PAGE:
Tag: Letting go of character

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An Actors Approach to Letting go of a Character to Avoid Personal Psychological Concussions

As an actress I devoted myself to years of intensive training that taught me how to embody any type of character I wanted to portray. The training was based around the concept of tapping in to a thought or belief within my personal life experience that I could then manipulate and repurpose to say and do things that would be convincingly portrayed via a character to the audience. This style of training is successful, yet I also find it capable of causing psychological concussions. Concussions caused by stitching your own personal experiences into the material of a character so seamlessly that you struggle to remember where you end, and your character begins. In my intensive training I was never taught how to tear apart the seams, to separate, to let go, to get out of the character and back in to myself and only myself. I find the omission of this additional training to “fall out of character” fascinating since the ability to let go of a character is part of being able to get another job. So, why wasn’t I taught that? I have my theories!

These physiological concussions are creating repercussions on actors and the society they help mold. The ability to go in and out of a belief system or physical world of one character and into the belief system of another is powerful, playful and at times dangerous. It can be noted in Jim Carey’s documentary, Health Ledger’s experience playing the Joker and Denzel Washington’s journey in Fences to name a few. We should suspect there are countless others if we all dared to look, or they dared to tell. With such a negative social stigma on mental illness it is not safe in the world of acting to admit such a thing, a mental weakness of losing the ability to identify self from character. Perhaps we would train our actors to be better equipped for the life of an actor if we can accept the risks of the business and the management of rewards from success. Leaving yourself open and vulnerable to people in the business, as well as the embodied characters, is dangerous and steps should be made to be more honest with this truth. Perhaps at the very least offer early counsel to parents and talented young souls of where a career in acting can lead.
Much like football we all watch the entertainment with little or no concern for the players. If we cared too much the game lose its luster. As a culture we would have look for another option of entertainment which may not be hard to do however, it would still require a shift in culture. We are starting to hear the desperate concerns from players and their families regarding the long-term ailments from early and repeated concussions. It was only recently that the football world mentioned this and yet it was a known issue, but they would just put the players back on the field until it was publicly addressed.
I love acting and have decided to teach it even though I feel my career as an actor was demonstrative and toxic to my life. I was greatly affected by the psychological concussions caused by acting and they were a heavy burden. They not only impacted many aspects of my life but those of my husband and children as well. The burden was so much to bare and the continual negative outcomes from the concussions created an environment so toxic that I couldn’t maintain a healthy and fulfilling work-life balance. I decided to leave the profession and focus all my love and compassion to raising my children. As my children have grown and their independence has matured I found myself with an opportunity to return to acting which lead to teaching acting.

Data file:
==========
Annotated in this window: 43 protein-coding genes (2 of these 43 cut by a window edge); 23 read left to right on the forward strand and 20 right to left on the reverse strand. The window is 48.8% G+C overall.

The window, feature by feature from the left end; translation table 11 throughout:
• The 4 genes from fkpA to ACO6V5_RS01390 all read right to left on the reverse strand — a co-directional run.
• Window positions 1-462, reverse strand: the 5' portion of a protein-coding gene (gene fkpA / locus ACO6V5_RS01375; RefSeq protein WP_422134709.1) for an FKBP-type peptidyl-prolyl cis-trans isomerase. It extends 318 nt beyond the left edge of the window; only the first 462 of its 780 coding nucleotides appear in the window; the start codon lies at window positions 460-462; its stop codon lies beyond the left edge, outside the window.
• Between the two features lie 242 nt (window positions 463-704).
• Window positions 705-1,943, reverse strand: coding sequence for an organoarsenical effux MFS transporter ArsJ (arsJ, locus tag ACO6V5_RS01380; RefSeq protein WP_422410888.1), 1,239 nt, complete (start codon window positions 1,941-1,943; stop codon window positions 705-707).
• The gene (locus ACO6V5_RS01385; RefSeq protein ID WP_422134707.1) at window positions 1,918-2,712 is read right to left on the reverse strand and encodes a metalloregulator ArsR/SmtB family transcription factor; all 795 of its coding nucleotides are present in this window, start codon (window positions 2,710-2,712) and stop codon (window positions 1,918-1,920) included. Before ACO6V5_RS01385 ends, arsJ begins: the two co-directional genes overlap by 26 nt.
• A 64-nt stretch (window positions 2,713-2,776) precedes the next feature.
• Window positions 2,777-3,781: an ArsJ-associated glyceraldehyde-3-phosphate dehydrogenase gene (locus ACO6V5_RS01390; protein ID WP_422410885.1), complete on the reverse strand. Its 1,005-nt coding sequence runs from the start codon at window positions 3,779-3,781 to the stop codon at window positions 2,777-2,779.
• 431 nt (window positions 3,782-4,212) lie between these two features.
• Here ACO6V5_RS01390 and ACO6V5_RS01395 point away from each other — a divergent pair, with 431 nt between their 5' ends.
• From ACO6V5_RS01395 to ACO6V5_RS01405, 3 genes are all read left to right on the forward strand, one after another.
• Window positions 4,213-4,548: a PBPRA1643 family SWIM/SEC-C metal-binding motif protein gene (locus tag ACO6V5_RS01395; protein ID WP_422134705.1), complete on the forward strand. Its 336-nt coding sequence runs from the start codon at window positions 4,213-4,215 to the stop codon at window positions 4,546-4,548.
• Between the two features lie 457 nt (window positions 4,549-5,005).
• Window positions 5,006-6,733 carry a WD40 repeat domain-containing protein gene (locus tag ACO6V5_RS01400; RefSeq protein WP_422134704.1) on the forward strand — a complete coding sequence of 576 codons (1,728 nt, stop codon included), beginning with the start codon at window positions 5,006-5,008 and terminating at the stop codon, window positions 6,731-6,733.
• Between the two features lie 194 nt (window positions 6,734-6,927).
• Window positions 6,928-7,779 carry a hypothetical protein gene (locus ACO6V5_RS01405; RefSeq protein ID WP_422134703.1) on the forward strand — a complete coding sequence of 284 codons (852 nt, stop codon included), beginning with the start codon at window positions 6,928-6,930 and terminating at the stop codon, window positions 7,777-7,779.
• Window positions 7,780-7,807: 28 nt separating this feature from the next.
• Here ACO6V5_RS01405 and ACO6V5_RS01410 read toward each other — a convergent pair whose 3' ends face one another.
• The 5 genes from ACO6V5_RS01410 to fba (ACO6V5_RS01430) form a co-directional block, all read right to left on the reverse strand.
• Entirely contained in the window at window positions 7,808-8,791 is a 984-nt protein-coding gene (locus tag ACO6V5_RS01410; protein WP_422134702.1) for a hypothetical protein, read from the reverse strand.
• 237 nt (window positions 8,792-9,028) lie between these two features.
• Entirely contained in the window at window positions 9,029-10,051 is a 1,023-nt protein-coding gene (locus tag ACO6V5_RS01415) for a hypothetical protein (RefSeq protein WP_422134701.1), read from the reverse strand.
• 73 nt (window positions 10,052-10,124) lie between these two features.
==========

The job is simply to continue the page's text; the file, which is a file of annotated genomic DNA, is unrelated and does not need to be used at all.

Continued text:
To part surprise and part dismay I returned only to be haunted by the ghost of the characters I had embodied. Sometimes they are helpful by giving me skills I had yet to learn and other times, because I was a method actor, they put my whole family and everything we had built on the chopping block. How could this be happening even after taking a ten-year long hiatus from the profession? I have pondered this for quite some time and believe it is because of the way I was trained to set up a story for the character and how to format the character. The format demands the character be present in my own life. It parallels a bad habit, an addiction, that now becomes something you must contend with in your own life.
I found myself captivated with the practice of acting and the aspect of movement. I began to create my own concept of training that keeps the acting skills at the forefront of character development but also provides guidance on returning the actor back to neutral- home again, to fully self-identify and unstitch the seam they created to embody their character of choice. My concept is successful and yet my concept creates a dilemma. It is contradictory to the training that many other teachers in my department implement. They rely on the same techniques I was subjected to in my formative years to get the actors to tap in to a very personal place to format a character, yet they do not intend or advise them on the absolute necessity to peel that character away when they are through with the act.
Another challenge I am currently facing is where, do we as teachers, draw the line of acceptable behavior from an actor who has failed to disembody a character? A male student acted out a scene where he portrayed an abusive lover. This actor himself is believed to have attacked a fellow actress at the school. The actress had to leave because of the trauma from the alleged attack. The faculty is aware of the attack and has opted to allow such behavior to happen in the name of artistic expression. Failing to distinguish a realistic attack versus one that was allegedly performed under guise of acting. They can’t seem to distinguish the actor from the character because their belief in the formation of a character doesn’t require such separation.